Ukraine ceasefire, tension and further conflict

BY MATTHEW COLLINS - FEBRUARY 13, 2015

A ceasefire agreement has recently been reached between the Russian president, Vladimir Putin, and Ukrainian president, Petro Poroshenko; all in the presence of German Chancellor, Angela Merkel, and French President, Francois Hollande.

However, this does not necessarily mean that tensions will be reduced. This understanding was emphasised in the recent statement by Merkel, in the wake of the agreement, admitting that there is “very, very much work still to do.”

In realising the hard work that could still very well be required, and in sensing that the tension simply cannot afford to wither away anytime soon, one is thrown back to the Cold War; more specifically, the Korean War.

The Korean War was a ferocious conflict which lasted just three years, yet took the lives of countless individuals – well over one-million. It was a conflict which drew in the participation of the United States and the United Nations, which consisted of the direct participation of sixteen nations (including South Africa) and 41-supporting nations, in support of the South Koreans. North Korea would be supported by the Soviet Union and backed by the Chinese, who would see action against the “western” forces in almost creating a complete massacre for the US and UN.

After three years of harsh fighting, a “ceasefire” would be reached, but the tension would not fade away. Even to this day, fierce tension still exists between North Korea and the west-backed South Korea.

The tension within the Cold War would continue right until the complete collapse of one of the superpowers and, as history decided, it would be the Soviet Union. However, this would not be seen for almost another forty years.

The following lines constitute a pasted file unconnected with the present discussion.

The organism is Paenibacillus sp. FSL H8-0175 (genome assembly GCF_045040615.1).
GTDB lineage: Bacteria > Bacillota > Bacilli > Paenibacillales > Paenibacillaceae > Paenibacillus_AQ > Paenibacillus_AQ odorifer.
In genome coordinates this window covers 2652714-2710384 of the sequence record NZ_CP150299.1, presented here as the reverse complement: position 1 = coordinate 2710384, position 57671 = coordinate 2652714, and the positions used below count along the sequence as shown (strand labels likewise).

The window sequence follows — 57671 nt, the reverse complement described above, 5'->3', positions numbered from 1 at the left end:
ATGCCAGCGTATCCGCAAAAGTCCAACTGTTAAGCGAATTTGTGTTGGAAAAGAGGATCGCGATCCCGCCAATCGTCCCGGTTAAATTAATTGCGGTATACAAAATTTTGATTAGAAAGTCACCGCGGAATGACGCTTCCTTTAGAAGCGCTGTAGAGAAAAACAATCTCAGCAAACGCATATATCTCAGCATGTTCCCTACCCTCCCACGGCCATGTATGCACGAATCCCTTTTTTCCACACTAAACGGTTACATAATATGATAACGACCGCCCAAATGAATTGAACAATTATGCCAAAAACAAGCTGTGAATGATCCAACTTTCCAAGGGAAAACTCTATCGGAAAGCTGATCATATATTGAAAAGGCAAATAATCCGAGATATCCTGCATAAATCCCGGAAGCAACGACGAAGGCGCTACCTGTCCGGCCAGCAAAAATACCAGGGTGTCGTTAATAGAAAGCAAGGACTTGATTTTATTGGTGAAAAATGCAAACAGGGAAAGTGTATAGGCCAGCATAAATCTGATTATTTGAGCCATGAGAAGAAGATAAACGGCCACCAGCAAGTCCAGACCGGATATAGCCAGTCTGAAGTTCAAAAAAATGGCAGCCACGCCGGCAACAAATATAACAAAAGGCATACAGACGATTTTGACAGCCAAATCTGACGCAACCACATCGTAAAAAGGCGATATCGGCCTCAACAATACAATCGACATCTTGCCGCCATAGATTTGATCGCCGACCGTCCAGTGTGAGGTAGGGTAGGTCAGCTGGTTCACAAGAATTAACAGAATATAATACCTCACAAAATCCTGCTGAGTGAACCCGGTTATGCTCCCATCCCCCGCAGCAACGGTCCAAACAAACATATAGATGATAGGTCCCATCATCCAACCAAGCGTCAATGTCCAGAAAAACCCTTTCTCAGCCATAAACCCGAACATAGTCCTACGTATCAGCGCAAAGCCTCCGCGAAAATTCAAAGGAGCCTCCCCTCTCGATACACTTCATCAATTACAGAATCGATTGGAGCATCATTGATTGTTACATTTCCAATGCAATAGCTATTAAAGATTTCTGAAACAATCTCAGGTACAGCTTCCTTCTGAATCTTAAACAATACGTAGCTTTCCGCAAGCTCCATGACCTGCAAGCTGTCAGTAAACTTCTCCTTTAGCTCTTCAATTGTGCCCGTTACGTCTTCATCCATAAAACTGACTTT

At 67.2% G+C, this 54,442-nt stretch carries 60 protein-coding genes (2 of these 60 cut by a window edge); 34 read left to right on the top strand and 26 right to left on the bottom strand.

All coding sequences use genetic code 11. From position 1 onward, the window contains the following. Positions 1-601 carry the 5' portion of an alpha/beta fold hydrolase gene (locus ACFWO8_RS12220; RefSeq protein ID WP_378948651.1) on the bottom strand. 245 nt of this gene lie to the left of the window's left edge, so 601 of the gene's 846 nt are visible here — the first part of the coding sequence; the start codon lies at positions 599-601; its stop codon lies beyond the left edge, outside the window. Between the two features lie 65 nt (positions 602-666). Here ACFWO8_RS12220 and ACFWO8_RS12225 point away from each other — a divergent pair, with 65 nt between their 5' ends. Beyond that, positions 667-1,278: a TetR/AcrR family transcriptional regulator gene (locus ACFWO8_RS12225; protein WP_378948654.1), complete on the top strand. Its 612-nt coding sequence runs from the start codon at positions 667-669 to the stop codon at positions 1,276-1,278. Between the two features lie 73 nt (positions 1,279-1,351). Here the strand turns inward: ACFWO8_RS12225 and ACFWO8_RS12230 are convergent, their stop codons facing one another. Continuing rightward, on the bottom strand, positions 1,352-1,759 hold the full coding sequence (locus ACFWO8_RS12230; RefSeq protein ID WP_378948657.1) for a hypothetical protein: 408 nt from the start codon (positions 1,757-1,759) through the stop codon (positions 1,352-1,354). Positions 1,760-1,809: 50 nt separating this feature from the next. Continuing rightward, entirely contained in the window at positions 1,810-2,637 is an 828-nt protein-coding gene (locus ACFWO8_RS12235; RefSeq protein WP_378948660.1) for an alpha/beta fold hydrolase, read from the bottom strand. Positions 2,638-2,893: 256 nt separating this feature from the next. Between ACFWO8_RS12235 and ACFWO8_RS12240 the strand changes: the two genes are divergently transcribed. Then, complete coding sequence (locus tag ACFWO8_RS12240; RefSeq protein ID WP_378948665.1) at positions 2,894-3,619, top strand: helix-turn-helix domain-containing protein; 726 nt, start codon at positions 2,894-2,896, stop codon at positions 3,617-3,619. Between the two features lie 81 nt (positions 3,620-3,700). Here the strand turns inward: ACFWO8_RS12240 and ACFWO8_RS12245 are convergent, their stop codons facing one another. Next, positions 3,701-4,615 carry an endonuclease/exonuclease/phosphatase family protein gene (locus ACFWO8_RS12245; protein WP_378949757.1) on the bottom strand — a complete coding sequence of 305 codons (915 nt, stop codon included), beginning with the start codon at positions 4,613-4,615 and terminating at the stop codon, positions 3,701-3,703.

Furthermore, within those years, more “indirect” conflicts would be seen in the Vietnam War; seeing support by the Soviet Union and China towards North Vietnam alongside the United States showing South Vietnam theirs. The Cuban Missile Crisis in the early 60’s would spark a tension so great that the world almost prepared for full-out nuclear war. This tension would even come to Africa with the Angola situation, drawing in the involvement and/or support of various sides including the United States, the Soviet Union, Cuba and even South Africa.

The point being made is that the tension has not necessarily been lowered, not even the slightest, especially in light of the history between the “west” and “east”. Russia is making tighter relations with China, putting even more pressure on the west. South Africa itself, not only being a proud member of BRICS but also having a long history with the Soviet Union (with the ANC having received much support from the Kremlin during the “Struggle”), has demonstrated its commitment to its Eastern European allies, with nuclear-power deals being a possible example.

Russia’s alleged backing of pro-Russian rebels and the west’s complete support for Ukraine, alongside the conflict’s ceasefire after over a year of fighting, finds itself webbed in a tension-ridden and possibly “new cold war”. The scenario unfolding can be argued to echo of a time gone by, yet seemingly forever present.

Should we expect calm from this ceasefire; one which will eventually fade from conscious memory? Or should we be prepared for not only prolonged tension, but further conflict laced with the fibres of historically-common enemies, and a new string of allies?

 

Image courtesy of: rt.com